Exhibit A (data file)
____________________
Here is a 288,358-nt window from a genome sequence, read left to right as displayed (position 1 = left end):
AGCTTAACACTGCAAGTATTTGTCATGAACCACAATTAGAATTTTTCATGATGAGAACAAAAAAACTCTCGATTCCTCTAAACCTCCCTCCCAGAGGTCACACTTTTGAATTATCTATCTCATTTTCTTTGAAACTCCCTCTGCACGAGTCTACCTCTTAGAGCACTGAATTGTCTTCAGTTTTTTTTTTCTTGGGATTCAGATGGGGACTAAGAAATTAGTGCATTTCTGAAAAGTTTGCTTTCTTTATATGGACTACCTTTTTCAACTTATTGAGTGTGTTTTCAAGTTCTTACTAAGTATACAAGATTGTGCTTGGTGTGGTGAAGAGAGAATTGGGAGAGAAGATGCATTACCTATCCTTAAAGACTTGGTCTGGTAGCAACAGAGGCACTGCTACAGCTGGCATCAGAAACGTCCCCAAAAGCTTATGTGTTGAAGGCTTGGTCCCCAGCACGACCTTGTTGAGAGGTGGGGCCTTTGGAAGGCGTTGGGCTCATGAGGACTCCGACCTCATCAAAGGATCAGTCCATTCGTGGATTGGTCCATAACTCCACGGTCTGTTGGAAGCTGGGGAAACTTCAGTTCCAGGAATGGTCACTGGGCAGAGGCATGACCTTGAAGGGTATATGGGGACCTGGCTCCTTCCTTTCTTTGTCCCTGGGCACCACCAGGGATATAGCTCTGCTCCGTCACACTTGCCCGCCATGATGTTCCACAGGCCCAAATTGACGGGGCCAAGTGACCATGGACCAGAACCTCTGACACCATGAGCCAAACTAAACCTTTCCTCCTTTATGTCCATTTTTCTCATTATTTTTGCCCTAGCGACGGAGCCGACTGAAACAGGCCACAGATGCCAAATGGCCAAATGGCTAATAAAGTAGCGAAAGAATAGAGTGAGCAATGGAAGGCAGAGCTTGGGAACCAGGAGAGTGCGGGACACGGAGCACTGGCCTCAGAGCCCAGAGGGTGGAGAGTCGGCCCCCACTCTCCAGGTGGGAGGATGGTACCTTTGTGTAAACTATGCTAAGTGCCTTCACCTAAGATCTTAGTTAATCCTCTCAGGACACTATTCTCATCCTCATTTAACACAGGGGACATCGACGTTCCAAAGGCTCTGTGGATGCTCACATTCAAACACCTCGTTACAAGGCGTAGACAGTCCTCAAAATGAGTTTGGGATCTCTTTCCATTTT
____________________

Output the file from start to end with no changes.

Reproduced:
Here is a 288,358-nt window from a genome sequence, read left to right as displayed (position 1 = left end):
AGCTTAACACTGCAAGTATTTGTCATGAACCACAATTAGAATTTTTCATGATGAGAACAAAAAAACTCTCGATTCCTCTAAACCTCCCTCCCAGAGGTCACACTTTTGAATTATCTATCTCATTTTCTTTGAAACTCCCTCTGCACGAGTCTACCTCTTAGAGCACTGAATTGTCTTCAGTTTTTTTTTTCTTGGGATTCAGATGGGGACTAAGAAATTAGTGCATTTCTGAAAAGTTTGCTTTCTTTATATGGACTACCTTTTTCAACTTATTGAGTGTGTTTTCAAGTTCTTACTAAGTATACAAGATTGTGCTTGGTGTGGTGAAGAGAGAATTGGGAGAGAAGATGCATTACCTATCCTTAAAGACTTGGTCTGGTAGCAACAGAGGCACTGCTACAGCTGGCATCAGAAACGTCCCCAAAAGCTTATGTGTTGAAGGCTTGGTCCCCAGCACGACCTTGTTGAGAGGTGGGGCCTTTGGAAGGCGTTGGGCTCATGAGGACTCCGACCTCATCAAAGGATCAGTCCATTCGTGGATTGGTCCATAACTCCACGGTCTGTTGGAAGCTGGGGAAACTTCAGTTCCAGGAATGGTCACTGGGCAGAGGCATGACCTTGAAGGGTATATGGGGACCTGGCTCCTTCCTTTCTTTGTCCCTGGGCACCACCAGGGATATAGCTCTGCTCCGTCACACTTGCCCGCCATGATGTTCCACAGGCCCAAATTGACGGGGCCAAGTGACCATGGACCAGAACCTCTGACACCATGAGCCAAACTAAACCTTTCCTCCTTTATGTCCATTTTTCTCATTATTTTTGCCCTAGCGACGGAGCCGACTGAAACAGGCCACAGATGCCAAATGGCCAAATGGCTAATAAAGTAGCGAAAGAATAGAGTGAGCAATGGAAGGCAGAGCTTGGGAACCAGGAGAGTGCGGGACACGGAGCACTGGCCTCAGAGCCCAGAGGGTGGAGAGTCGGCCCCCACTCTCCAGGTGGGAGGATGGTACCTTTGTGTAAACTATGCTAAGTGCCTTCACCTAAGATCTTAGTTAATCCTCTCAGGACACTATTCTCATCCTCATTTAACACAGGGGACATCGACGTTCCAAAGGCTCTGTGGATGCTCACATTCAAACACCTCGTTACAAGGCGTAGACAGTCCTCAAAATGAGTTTGGGATCTCTTTCCATTTT